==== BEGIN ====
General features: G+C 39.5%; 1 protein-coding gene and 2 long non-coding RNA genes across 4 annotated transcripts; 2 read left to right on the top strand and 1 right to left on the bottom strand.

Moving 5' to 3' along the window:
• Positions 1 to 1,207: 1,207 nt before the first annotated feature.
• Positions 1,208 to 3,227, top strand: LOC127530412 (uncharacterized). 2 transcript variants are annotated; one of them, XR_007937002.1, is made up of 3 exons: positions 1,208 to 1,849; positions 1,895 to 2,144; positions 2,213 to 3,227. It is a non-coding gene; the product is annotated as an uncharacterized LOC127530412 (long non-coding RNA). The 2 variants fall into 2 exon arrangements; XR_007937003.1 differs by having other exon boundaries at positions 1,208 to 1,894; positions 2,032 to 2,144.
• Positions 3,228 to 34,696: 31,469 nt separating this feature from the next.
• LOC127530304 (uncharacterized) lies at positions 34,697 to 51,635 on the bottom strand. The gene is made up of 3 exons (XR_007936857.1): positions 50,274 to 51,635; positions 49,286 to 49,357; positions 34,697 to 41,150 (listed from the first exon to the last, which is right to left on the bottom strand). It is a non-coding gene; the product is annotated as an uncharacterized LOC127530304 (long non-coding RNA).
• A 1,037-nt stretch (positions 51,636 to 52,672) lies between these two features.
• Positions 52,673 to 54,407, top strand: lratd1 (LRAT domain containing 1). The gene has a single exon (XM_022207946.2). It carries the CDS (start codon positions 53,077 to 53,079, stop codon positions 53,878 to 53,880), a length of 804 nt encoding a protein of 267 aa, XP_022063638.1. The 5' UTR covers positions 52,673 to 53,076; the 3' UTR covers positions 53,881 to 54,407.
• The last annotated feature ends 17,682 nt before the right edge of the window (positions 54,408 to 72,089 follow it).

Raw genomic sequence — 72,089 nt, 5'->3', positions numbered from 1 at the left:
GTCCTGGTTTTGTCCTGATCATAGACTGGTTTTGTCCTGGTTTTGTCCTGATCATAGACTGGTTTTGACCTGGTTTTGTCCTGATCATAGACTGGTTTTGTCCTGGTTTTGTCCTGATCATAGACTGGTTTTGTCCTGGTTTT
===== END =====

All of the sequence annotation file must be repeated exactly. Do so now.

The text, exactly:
General features: G+C 39.5%; 1 protein-coding gene and 2 long non-coding RNA genes across 4 annotated transcripts; 2 read left to right on the top strand and 1 right to left on the bottom strand.

Moving 5' to 3' along the window:
• Positions 1 to 1,207: 1,207 nt before the first annotated feature.
• Positions 1,208 to 3,227, top strand: LOC127530412 (uncharacterized). 2 transcript variants are annotated; one of them, XR_007937002.1, is made up of 3 exons: positions 1,208 to 1,849; positions 1,895 to 2,144; positions 2,213 to 3,227. It is a non-coding gene; the product is annotated as an uncharacterized LOC127530412 (long non-coding RNA). The 2 variants fall into 2 exon arrangements; XR_007937003.1 differs by having other exon boundaries at positions 1,208 to 1,894; positions 2,032 to 2,144.
• Positions 3,228 to 34,696: 31,469 nt separating this feature from the next.
• LOC127530304 (uncharacterized) lies at positions 34,697 to 51,635 on the bottom strand. The gene is made up of 3 exons (XR_007936857.1): positions 50,274 to 51,635; positions 49,286 to 49,357; positions 34,697 to 41,150 (listed from the first exon to the last, which is right to left on the bottom strand). It is a non-coding gene; the product is annotated as an uncharacterized LOC127530304 (long non-coding RNA).
• A 1,037-nt stretch (positions 51,636 to 52,672) lies between these two features.
• Positions 52,673 to 54,407, top strand: lratd1 (LRAT domain containing 1). The gene has a single exon (XM_022207946.2). It carries the CDS (start codon positions 53,077 to 53,079, stop codon positions 53,878 to 53,880), a length of 804 nt encoding a protein of 267 aa, XP_022063638.1. The 5' UTR covers positions 52,673 to 53,076; the 3' UTR covers positions 53,881 to 54,407.
• The last annotated feature ends 17,682 nt before the right edge of the window (positions 54,408 to 72,089 follow it).

Raw genomic sequence — 72,089 nt, 5'->3', positions numbered from 1 at the left:
GTCCTGGTTTTGTCCTGATCATAGACTGGTTTTGTCCTGGTTTTGTCCTGATCATAGACTGGTTTTGACCTGGTTTTGTCCTGATCATAGACTGGTTTTGTCCTGGTTTTGTCCTGATCATAGACTGGTTTTGTCCTGGTTTT